An initiative is underway in a rural Northumberland community to investigate the feasibility of a major renewable heat scheme.

The Haydon Bridge District Heating project may become one of the UK's largest community owned renewable heat initiatives.

It is a joint venture delivered by the Haydon Bridge Net Zero Group, Community Action Northumberland (CAN), the Rural Design Centre, and Reheat.

The aim is to significantly cut the carbon footprint of almost 1,000 properties in the Haydon Bridge area that currently rely on oil and solid fuel for heat.

Peter Fletcher, a member of the Haydon Bridge Net Zero Group, said: "Tackling the climate emergency is a key objective in the 2022-2036 Haydon Parish Neighbourhood Plan.

"There is no mains gas in Haydon Bridge and finding alternative affordable and sustainable ways of heating homes and businesses in the village through renewable energy solutions is a central part of achieving this objective

"We therefore welcome this renewable energy feasibility study and the Haydon Bridge Net Zero Group is a key partner in the work.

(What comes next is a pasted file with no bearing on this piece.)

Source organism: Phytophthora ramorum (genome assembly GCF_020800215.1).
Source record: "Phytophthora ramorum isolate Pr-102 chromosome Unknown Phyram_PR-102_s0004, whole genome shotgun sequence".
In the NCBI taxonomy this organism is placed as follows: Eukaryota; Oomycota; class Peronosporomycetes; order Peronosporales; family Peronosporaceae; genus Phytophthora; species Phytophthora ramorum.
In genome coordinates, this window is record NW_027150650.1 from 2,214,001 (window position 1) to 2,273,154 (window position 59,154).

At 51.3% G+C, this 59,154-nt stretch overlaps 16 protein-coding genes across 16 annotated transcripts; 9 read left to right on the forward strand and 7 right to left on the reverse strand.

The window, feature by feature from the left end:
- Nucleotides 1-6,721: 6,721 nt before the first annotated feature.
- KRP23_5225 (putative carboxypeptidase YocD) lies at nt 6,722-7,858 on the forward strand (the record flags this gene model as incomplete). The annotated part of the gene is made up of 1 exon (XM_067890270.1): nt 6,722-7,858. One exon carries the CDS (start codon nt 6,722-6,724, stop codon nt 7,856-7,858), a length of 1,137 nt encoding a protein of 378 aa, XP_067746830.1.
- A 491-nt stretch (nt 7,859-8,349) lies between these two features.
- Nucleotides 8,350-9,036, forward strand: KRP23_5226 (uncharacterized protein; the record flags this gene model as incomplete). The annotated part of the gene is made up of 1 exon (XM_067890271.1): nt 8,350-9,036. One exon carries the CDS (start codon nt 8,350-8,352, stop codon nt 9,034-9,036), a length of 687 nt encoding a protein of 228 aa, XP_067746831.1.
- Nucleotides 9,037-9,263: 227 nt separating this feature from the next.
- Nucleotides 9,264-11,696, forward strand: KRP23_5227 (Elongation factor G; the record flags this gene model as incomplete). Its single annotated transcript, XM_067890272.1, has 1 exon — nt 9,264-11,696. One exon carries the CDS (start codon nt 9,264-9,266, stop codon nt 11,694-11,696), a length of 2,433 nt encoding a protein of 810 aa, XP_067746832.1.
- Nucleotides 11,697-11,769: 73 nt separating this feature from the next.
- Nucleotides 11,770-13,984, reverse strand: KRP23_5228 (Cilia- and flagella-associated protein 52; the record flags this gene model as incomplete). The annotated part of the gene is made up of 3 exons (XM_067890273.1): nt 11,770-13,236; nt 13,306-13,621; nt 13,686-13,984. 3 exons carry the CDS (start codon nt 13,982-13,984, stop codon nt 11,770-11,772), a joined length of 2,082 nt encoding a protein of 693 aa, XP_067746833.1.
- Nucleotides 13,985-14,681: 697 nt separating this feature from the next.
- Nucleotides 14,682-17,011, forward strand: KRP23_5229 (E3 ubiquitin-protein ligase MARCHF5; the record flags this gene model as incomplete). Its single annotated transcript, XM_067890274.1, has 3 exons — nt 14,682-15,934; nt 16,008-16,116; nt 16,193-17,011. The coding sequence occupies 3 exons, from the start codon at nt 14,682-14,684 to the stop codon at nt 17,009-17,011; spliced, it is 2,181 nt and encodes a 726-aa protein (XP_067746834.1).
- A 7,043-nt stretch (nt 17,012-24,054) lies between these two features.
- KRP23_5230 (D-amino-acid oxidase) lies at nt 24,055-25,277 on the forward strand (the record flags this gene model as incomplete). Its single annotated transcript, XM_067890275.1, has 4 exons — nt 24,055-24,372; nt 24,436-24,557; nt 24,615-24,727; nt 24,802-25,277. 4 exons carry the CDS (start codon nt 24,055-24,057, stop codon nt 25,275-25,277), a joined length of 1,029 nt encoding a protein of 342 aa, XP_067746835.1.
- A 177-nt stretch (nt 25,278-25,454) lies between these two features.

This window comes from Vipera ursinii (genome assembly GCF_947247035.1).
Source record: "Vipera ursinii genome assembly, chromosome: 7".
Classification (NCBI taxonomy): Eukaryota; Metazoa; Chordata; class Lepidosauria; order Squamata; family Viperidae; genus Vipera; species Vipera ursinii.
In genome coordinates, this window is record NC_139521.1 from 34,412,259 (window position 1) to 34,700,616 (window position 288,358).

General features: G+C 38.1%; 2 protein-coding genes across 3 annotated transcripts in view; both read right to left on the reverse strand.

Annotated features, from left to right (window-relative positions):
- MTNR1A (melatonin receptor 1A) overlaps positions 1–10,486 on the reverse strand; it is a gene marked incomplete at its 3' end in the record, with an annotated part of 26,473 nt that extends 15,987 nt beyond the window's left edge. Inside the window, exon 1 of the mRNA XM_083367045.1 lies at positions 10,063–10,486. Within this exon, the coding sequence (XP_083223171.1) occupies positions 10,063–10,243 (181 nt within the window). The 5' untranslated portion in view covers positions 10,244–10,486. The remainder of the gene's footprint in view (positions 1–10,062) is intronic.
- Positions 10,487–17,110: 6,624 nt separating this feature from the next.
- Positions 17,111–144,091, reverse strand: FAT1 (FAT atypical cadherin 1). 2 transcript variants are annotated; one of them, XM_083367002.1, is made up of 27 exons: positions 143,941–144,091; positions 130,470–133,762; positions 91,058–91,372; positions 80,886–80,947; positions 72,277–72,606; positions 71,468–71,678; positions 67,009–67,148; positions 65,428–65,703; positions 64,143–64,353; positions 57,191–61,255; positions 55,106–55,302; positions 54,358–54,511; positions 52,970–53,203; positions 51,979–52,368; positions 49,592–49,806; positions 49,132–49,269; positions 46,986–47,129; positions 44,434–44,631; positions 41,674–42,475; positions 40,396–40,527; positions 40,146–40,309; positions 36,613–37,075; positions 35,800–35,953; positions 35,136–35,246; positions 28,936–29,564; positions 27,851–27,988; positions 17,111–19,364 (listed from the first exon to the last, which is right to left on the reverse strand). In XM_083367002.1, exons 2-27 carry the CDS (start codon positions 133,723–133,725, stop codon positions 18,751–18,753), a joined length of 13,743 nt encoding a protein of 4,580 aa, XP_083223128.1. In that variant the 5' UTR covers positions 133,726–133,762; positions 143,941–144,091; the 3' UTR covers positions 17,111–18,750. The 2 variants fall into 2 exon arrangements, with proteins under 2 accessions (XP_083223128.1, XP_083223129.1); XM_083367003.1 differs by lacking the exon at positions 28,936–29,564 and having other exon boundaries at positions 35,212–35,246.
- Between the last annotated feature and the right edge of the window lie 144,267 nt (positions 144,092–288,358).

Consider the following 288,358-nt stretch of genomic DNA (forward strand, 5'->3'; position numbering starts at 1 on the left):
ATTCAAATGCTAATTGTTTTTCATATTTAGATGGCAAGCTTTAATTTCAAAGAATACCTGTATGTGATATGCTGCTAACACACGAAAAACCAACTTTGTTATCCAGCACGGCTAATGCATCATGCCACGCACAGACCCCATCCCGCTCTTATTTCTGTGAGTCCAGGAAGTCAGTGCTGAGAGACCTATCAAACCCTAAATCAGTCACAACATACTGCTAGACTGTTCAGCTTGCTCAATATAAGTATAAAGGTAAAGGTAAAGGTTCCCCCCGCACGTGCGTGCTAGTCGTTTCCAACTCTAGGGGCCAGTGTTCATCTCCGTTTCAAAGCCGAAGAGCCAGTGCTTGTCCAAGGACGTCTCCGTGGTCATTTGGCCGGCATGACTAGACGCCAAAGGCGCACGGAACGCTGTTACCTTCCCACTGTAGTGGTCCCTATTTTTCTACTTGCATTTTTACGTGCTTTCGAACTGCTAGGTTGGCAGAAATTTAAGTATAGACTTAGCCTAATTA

"We await the results with great interest and are committed to taking this initiative forward."

Liz Gray from the Rural Design Centre reiterated the initiative's importance.

She said: "We are really pleased to be supporting Haydon Bridge to investigate long-term opportunities for reducing their reliance on fossil fuels, while keeping the benefits of energy production and distribution within the community."

For rural communities like Haydon Bridge, district heating schemes present a viable option for decarbonising heat.

Andy Dean, chief executive of Community Action Northumberland, said: “We need to find ways to help smaller rural communities make the transition away from fossil fuels in a way that benefits everyone.

"If we can help reduce energy costs, lower emissions, and make energy supply more resilient, what’s not to like?”

Reheat's director, Neil Harrison, said: "District heating schemes, where they are developed and controlled by the communities they serve present unrivalled opportunities to deliver lower carbon and lower cost heat, while at the same time creating employment and building wealth in the community itself – something which is particularly important for our rural areas."

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